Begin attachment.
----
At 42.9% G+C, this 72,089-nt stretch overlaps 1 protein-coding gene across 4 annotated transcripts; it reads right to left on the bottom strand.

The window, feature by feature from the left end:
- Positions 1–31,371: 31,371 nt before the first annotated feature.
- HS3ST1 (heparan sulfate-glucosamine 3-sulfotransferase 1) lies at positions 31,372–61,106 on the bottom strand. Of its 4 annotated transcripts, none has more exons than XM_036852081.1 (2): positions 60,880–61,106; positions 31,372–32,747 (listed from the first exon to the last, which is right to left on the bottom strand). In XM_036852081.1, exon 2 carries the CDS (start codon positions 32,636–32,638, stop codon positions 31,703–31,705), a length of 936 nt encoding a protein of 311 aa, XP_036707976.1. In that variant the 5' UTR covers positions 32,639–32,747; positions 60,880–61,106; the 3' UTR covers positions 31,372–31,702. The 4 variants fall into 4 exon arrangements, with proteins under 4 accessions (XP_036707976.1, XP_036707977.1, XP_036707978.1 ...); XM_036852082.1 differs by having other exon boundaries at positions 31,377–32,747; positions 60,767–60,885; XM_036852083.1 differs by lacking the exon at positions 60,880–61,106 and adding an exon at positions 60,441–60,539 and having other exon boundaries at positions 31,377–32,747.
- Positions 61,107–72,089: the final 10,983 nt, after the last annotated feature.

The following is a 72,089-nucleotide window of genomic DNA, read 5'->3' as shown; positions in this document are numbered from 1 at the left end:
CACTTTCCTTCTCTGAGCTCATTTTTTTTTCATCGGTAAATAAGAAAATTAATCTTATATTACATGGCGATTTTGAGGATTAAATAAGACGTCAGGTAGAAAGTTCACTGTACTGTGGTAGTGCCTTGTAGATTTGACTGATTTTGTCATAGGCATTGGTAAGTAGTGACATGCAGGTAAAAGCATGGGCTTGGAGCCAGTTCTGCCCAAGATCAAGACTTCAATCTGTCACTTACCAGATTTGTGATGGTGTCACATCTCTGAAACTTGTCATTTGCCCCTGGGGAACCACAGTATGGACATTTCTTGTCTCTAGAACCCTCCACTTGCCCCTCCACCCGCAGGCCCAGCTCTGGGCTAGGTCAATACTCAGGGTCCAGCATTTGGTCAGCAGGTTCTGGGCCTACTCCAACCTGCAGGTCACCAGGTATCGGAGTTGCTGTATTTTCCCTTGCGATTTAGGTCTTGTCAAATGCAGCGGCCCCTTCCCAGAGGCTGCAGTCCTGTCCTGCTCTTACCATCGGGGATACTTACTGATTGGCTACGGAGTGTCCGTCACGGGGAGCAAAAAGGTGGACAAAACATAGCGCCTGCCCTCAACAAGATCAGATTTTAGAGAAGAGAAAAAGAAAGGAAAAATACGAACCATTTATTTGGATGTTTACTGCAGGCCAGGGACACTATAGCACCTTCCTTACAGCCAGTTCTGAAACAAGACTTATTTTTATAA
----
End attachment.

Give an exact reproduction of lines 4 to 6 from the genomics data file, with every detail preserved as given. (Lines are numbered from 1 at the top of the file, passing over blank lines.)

- HS3ST1 (heparan sulfate-glucosamine 3-sulfotransferase 1) lies at positions 31,372–61,106 on the bottom strand. Of its 4 annotated transcripts, none has more exons than XM_036852081.1 (2): positions 60,880–61,106; positions 31,372–32,747 (listed from the first exon to the last, which is right to left on the bottom strand). In XM_036852081.1, exon 2 carries the CDS (start codon positions 32,636–32,638, stop codon positions 31,703–31,705), a length of 936 nt encoding a protein of 311 aa, XP_036707976.1. In that variant the 5' UTR covers positions 32,639–32,747; positions 60,880–61,106; the 3' UTR covers positions 31,372–31,702. The 4 variants fall into 4 exon arrangements, with proteins under 4 accessions (XP_036707976.1, XP_036707977.1, XP_036707978.1 ...); XM_036852082.1 differs by having other exon boundaries at positions 31,377–32,747; positions 60,767–60,885; XM_036852083.1 differs by lacking the exon at positions 60,880–61,106 and adding an exon at positions 60,441–60,539 and having other exon boundaries at positions 31,377–32,747.
- Positions 61,107–72,089: the final 10,983 nt, after the last annotated feature.

The following is a 72,089-nucleotide window of genomic DNA, read 5'->3' as shown; positions in this document are numbered from 1 at the left end: